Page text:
# Modifying each element in a list(lesson) not working!

#1

n = [3, 5, 7]

double_list(x)
for i in range(0, len(n)):
x[i] = x[i] * 2
print n
print double_list(n)

I dont know what I did wrong Its saying this

Traceback (most recent call last):
File "python", line 3, in
NameError: name 'double_list' is not defined

#2

To define a function, we need the `def` keyword:

``````def double_list(x):
for i in range(len(x)):
x[i] *= 2

n = [3,5,7]
double_list(n)
print n         # [ 6, 10, 14 ]``````

#3

my script worked fine. take a look at mine:

n = [3, 5, 7]

def double_list(x):
out = []
for i in range(0, len(x)):
out.append(x[i] * 2)
return out

print double_list(n)

#4

Thanks that helped

#5

Notice the difference between @bosnia_builder 's solution and mine?

Their's creates a new list object and appends the computed values, then returns it. The orginal list is unchanged.

Mine, on the other hand, modifies the list in place, so the old list is lost.

This is not a question of which is right, or which is better, only a demonstration of both approaches. If we need to preserve the original list, then a new object must be created to contain the new list. If not, we can take the shorter route and work with the one list object. It's a situational decision, not a best practice consideration.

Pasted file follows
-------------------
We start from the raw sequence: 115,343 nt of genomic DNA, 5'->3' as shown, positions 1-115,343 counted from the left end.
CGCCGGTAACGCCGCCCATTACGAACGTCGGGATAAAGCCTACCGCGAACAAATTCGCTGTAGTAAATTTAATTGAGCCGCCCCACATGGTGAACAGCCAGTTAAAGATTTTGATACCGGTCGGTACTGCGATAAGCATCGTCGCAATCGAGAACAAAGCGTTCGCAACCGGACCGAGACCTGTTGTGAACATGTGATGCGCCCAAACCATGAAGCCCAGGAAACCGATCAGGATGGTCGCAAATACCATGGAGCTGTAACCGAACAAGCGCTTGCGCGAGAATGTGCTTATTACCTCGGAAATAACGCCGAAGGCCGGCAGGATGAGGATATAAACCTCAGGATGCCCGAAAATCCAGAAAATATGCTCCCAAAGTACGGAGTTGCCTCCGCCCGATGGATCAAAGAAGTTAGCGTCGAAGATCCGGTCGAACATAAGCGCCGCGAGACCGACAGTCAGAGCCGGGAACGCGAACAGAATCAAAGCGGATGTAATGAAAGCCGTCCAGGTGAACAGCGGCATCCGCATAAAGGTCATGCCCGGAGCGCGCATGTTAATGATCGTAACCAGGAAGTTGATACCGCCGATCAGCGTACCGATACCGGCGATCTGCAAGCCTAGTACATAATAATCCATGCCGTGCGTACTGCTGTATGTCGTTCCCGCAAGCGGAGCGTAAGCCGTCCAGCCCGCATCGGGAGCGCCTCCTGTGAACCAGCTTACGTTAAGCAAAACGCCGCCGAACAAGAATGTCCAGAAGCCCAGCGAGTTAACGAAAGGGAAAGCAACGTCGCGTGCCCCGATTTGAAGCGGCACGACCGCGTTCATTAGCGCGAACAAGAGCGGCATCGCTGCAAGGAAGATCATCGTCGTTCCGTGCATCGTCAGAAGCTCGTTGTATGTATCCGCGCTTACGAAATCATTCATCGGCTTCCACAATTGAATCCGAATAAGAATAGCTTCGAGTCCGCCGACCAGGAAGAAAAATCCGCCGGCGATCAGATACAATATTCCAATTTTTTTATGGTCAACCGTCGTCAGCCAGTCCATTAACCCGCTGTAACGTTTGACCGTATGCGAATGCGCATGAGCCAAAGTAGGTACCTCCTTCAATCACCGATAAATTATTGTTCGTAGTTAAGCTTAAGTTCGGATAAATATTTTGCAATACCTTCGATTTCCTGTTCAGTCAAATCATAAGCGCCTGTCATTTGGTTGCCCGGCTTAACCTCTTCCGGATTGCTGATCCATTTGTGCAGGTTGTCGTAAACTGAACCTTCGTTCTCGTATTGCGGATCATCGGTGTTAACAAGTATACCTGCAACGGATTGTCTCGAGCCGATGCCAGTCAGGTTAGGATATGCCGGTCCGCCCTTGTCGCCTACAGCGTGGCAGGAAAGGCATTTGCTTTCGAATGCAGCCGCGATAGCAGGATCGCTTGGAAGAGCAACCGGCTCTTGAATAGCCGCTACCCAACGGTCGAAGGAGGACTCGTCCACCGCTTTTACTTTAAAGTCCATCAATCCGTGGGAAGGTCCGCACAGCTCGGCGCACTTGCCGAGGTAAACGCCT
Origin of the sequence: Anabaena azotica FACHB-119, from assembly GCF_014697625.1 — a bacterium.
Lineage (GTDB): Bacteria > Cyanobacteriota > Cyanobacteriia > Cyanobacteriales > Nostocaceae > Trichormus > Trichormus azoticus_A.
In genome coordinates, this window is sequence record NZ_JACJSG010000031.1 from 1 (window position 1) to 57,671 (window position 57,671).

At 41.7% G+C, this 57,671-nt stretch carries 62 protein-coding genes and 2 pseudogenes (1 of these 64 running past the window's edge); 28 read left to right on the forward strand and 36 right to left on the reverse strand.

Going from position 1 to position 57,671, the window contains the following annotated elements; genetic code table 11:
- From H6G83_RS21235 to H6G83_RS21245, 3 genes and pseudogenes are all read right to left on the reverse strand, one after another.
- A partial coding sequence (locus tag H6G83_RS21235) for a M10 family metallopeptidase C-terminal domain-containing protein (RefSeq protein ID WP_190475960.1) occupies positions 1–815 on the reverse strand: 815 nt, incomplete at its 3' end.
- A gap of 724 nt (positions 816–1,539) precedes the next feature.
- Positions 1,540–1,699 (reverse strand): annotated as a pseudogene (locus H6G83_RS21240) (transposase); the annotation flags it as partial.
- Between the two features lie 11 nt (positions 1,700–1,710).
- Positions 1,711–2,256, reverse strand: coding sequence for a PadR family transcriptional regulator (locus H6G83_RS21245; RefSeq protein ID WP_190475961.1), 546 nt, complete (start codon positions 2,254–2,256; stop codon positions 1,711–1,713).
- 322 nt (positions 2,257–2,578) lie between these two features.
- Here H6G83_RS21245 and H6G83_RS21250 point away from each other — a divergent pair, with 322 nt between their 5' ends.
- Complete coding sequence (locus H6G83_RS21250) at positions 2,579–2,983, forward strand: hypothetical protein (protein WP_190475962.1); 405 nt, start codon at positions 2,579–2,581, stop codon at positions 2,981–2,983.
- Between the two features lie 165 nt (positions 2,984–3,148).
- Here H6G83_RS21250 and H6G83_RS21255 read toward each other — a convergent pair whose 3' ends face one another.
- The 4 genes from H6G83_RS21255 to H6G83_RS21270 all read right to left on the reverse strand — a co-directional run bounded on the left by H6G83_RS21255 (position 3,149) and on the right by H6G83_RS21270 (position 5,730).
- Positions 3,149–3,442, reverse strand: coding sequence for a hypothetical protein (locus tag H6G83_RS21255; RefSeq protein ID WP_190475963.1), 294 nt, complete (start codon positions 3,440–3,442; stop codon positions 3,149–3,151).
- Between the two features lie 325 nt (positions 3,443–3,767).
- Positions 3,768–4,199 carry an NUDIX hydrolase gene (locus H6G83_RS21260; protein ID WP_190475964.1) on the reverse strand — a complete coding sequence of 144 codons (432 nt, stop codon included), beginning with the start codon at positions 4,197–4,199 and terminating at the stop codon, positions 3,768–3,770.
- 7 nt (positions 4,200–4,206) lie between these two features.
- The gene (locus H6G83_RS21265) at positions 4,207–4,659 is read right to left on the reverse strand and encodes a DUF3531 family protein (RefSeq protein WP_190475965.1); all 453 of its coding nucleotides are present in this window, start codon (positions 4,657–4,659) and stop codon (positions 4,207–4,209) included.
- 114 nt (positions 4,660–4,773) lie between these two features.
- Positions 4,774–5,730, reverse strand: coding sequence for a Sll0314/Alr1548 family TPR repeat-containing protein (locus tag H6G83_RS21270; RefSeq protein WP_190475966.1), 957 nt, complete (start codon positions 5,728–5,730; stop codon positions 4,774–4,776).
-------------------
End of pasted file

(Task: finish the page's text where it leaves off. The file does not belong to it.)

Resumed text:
#6

Mine is not working too i don t know where the code is wrong

n = [3, 5, 7]
def double_list(x):
for i in range(0, len(x)):
x[i] = x[i] * 2

# Don't forget to return your new list!

``    return double_list(x)``

print double_list(n)

#7

Just remove the n = [3,5,7] line, then it should work.

#8

Its really hard to tell where you went wrong without the correct formatting.

Putting 3 of this symbol ` before and after your code will correctly format it. From what I can tell you returned the list outside of the function. Here is the correct code for reference.

``````n = [3, 5, 7]

def double_list(x):
for i in range(0, len(x)):
x[i] *= 2
return x

print double_list(n)``````

Hope this helps.
FYI
`x[i] = x[i] * 2`
is the same as
`x[i] *= 2`

#9

Sorry, but you don't have return in your code, so it's not functional to pass to next lesson.

#10

It's not meant as a solution, but an example. It illustrates that a reference object that is passed to a function does not get copied into the same scope, but remains in its own scope. That is why we can print n at the end and see the new values in the array.

#11

Can some one please explain what return x does in this function?